Several Capitol riot defendants are betting on themselves as they head to trial, despite a lack of legal expertise and warnings from judges, both implicit and explicit.

At least five people charged in relation to the January 6 Capitol attack have waived their right to a formally-trained attorney in favor of defending themselves, according to The Associated Press.

  1. Alan Hostetter charged with conspiracy to obstruct an official proceeding, obstruction of an official proceeding and aiding and abetting, knowingly entering or remaining in any restricted building or grounds, knowingly engaged in disorderly or disruptive conduct in a restricted building or grounds
  2. Brandon Fellows charged with knowingly entering or remaining in any restricted building or grounds, violent entry or disorderly conduct
  3. Pauline Bauer charged with obstruction of justice/Congress, knowingly entering or remaining in any restricted building or grounds, knowingly engaged in disorderly or disruptive conduct in a restricted building or grounds, violent entry and disorderly conduct on Capitol grounds
  4. Eric Bochene charged with knowingly entering or remaining in any restricted building or grounds, violent entry or disorderly conduct
  5. Brian Christopher Mock charged with assaulting, resisting or impeding certain officers, knowingly entering or remaining in any restricted building or grounds without lawful authority; disorderly and disruptive conduct in a restricted building or grounds, obstruction of law enforcement during civil disorder, acts of physical violence in any of the Capitol buildings or grounds

Just last week, US District Judge Royce Lamberth advised former California police chief Alan Hostetter that he had never before seen someone successfully represent him or herself since he was appointed to the bench in 1987. Lamberth approved Hostetter's request to represent himself, but warned that those who do so have "a fool for a client."

The choice to represent oneself is a Constitutional right, and the judge's warning did not stop Hostetter, or others who received similar judicial guidance, from going it alone in their legal defense.

One Capitol riot defendant made a massive blunder while representing himself in court earlier this month. Brandon Fellows, a New York man facing a litany of charges stemming from the Capitol riot, not only failed to win his release in a recent bond hearing, but also likely admitted to two new felonies in the process of defending himself, a federal judge said last week.

Ahead of the hearing, US District Judge Trevor McFadden issued Fellows a warning similar to the one Hostetter received, but Fellows told the court he had spent two weeks studying in DC Jail's law library and felt confident in his approach.

Fellows took the stand during the hearing and admitted to climbing into the Capitol through a broken window without permission from authorities, as well as previously using a judge's wife's phone number to get a new judge in a past case.

Hostetter, meanwhile, told the court he wanted the chance to represent himself in order to expose what he believes is far-reaching "corruption" within the FBI investigation into the Capitol attack.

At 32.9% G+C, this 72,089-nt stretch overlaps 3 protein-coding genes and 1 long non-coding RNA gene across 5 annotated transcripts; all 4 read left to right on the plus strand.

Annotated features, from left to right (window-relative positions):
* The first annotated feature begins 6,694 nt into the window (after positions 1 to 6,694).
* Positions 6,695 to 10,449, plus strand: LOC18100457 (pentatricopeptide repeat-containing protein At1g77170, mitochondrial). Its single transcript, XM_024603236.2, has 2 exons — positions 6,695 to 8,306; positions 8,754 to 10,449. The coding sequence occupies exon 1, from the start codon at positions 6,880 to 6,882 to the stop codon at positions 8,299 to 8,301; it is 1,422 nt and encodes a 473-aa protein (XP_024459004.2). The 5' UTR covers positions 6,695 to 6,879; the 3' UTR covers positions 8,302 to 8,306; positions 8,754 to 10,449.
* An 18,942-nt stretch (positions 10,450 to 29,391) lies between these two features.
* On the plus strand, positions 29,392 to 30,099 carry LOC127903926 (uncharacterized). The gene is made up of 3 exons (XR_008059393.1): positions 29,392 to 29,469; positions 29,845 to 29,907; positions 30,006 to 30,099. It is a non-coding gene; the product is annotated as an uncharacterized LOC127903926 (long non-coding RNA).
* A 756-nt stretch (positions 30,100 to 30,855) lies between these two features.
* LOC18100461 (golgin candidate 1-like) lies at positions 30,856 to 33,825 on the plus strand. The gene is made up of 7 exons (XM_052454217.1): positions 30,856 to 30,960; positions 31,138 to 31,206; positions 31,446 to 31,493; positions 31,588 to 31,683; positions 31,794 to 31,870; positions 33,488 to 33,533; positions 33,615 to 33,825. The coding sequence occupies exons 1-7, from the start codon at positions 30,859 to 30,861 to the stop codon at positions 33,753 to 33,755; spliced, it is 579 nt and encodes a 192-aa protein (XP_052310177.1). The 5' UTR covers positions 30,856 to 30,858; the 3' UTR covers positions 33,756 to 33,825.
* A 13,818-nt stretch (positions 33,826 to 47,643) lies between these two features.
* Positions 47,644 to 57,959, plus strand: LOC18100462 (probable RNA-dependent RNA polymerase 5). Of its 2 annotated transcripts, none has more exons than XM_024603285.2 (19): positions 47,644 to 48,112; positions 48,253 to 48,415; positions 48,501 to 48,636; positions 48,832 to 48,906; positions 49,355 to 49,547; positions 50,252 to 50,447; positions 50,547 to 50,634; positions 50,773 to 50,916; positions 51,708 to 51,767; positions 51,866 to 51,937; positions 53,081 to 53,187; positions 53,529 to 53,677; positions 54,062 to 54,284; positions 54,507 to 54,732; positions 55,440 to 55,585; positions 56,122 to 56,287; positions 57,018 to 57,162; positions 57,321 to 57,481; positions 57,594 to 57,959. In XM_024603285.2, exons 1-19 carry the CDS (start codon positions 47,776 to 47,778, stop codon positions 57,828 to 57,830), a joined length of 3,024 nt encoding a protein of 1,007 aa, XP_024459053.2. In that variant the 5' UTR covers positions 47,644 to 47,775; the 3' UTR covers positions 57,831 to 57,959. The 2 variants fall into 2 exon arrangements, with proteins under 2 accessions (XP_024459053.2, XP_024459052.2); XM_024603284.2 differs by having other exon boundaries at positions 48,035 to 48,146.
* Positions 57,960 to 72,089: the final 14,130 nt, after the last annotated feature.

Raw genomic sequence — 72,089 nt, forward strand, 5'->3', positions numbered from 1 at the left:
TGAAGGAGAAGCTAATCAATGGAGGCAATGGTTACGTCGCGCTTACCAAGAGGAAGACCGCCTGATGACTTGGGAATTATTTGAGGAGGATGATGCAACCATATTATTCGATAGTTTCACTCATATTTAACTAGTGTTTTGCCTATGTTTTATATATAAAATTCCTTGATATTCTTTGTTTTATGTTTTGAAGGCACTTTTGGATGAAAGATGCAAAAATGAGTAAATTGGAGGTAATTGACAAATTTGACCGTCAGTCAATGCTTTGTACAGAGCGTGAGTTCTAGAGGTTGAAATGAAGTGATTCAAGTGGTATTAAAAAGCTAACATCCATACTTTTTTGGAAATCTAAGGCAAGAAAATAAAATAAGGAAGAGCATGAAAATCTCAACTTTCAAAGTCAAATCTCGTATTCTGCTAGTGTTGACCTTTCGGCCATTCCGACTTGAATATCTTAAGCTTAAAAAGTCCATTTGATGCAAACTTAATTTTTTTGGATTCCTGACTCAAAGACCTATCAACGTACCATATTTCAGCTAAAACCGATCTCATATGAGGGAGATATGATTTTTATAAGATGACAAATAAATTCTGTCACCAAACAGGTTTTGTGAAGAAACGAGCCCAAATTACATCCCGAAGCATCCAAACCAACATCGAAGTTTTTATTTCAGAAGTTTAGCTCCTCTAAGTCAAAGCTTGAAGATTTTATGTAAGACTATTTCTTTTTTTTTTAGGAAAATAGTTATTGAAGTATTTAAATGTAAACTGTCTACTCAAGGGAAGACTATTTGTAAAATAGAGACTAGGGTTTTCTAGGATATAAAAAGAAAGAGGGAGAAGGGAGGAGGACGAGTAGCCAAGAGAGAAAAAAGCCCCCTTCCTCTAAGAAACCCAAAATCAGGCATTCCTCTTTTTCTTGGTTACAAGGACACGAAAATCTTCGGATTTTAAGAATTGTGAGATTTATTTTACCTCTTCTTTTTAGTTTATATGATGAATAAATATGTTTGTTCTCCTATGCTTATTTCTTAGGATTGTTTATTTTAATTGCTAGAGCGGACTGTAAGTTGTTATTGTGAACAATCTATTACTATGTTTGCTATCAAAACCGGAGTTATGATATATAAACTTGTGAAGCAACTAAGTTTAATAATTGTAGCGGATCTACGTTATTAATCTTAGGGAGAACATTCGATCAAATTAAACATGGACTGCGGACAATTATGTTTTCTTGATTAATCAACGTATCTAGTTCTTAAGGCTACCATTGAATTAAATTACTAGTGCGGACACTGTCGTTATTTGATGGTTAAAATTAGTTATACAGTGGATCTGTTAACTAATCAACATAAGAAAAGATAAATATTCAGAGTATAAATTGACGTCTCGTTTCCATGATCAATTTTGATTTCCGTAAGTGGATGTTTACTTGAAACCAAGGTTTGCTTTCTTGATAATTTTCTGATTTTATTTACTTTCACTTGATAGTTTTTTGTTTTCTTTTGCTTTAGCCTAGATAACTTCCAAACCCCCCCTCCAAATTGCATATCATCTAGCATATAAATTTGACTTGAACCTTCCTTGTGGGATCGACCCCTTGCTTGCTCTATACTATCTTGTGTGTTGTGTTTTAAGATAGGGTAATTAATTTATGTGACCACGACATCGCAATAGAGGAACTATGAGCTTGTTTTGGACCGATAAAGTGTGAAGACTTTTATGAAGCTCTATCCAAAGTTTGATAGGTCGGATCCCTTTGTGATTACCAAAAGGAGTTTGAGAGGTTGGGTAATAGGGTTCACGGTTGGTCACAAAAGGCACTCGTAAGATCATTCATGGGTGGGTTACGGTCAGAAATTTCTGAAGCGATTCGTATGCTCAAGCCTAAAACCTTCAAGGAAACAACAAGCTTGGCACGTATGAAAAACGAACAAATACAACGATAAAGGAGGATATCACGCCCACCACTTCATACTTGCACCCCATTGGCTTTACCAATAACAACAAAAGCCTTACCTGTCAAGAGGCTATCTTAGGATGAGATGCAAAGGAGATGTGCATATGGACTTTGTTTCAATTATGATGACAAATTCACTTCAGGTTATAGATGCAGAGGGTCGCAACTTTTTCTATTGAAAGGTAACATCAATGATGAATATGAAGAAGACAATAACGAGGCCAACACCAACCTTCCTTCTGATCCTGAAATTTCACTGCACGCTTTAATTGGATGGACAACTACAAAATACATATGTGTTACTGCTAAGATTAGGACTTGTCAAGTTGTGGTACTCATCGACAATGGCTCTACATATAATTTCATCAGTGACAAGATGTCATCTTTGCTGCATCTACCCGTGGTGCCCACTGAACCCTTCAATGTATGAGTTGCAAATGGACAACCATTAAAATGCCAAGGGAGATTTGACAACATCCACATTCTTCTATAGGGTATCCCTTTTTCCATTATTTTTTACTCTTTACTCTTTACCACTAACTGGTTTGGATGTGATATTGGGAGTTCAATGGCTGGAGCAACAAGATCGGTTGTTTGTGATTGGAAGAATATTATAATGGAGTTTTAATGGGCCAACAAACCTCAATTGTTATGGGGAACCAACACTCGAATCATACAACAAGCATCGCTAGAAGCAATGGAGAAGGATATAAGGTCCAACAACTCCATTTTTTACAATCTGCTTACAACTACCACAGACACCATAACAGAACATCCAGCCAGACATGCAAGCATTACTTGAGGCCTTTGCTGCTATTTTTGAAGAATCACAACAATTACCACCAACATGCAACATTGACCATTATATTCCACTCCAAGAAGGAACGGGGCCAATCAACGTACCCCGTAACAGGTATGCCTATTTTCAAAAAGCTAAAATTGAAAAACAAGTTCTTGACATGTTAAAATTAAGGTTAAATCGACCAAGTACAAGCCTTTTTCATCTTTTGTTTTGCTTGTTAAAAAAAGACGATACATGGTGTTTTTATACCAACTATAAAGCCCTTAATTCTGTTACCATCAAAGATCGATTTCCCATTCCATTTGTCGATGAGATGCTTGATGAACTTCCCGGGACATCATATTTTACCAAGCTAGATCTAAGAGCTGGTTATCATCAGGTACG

Pauline Bauer of Pennsylvania has also opted to represent herself. Judge McFadden jailed the restaurant owner, who is accused of threatening to hang House Speaker Nancy Pelosi and who made headlines earlier this year for mounting an unusual defense against the Capitol riot charges, claiming she was "divinely immune" from the court's laws.

Pauline Bauer in the Capitol Rotunda on January 6.

In a July hearing, Bauer demanded the removal of "any and all" defense attorneys on her behalf, arguing that she didn't want "any lawyering from the bench."

In perhaps the most brazen move by a self-represented defendant yet, Eric Bochene of New York submitted a "fee schedule," in which he attempted to collect payment from the court for working on his own case, The AP reported.

Bochene wanted to charge up to $250,000 for up to two hours in court if he is feeling under "duress," and $50,000 for showing up voluntarily, the outlet reported. Should the court force him to give any bodily fluids, Bochene attempted to demand a payment of $5 million under the billing schedule.

US District Judge Randolph Moss, who ruled last month that Bochene could represent himself, denied the defendant's request for payment, according to The AP.

Brian Christopher Mock, a Minnesota man, is the fifth defendant to begin representing himself last month, the outlet reported. Court records allege that Mock bragged about assaulting police officers at the Capitol following the insurrection.

Nearly 700 people have been charged in the Capitol riot thus far, and nearly 100 have pleaded guilty.

Read the original article on Business Insider

The 3 best humidifiers we tested in 2021

Mon, 10/18/2021 - 6:41pm

When you buy through our links, Insider may earn an affiliate commission. Learn more.

  • Low humidity in your home can cause dry skin and activate asthma symptoms.
  • A good humidifier should increase humidity levels efficiently and be easy to use and clean.
  • Our top choice is the Honeywell Designer Series since it's simple and effective.
Table of Contents: Masthead Sticky

A good humidifier efficiently adds moisture back into your home throughout the day or overnight (depending on your preference) to raise moisture levels to the EPA-recommended 30% to 60%. Proper home humidity levels can have serious health benefits, from improving allergy symptoms to warding off bloody noses.

"Dry air can make allergies and asthma worse by drying our airways and thickening mucus," said Purvi Parikh, MD, an adult and pediatric allergist and immunologist with Allergy & Asthma Network. "A humidifier keeps moisture in the air so that does not occur."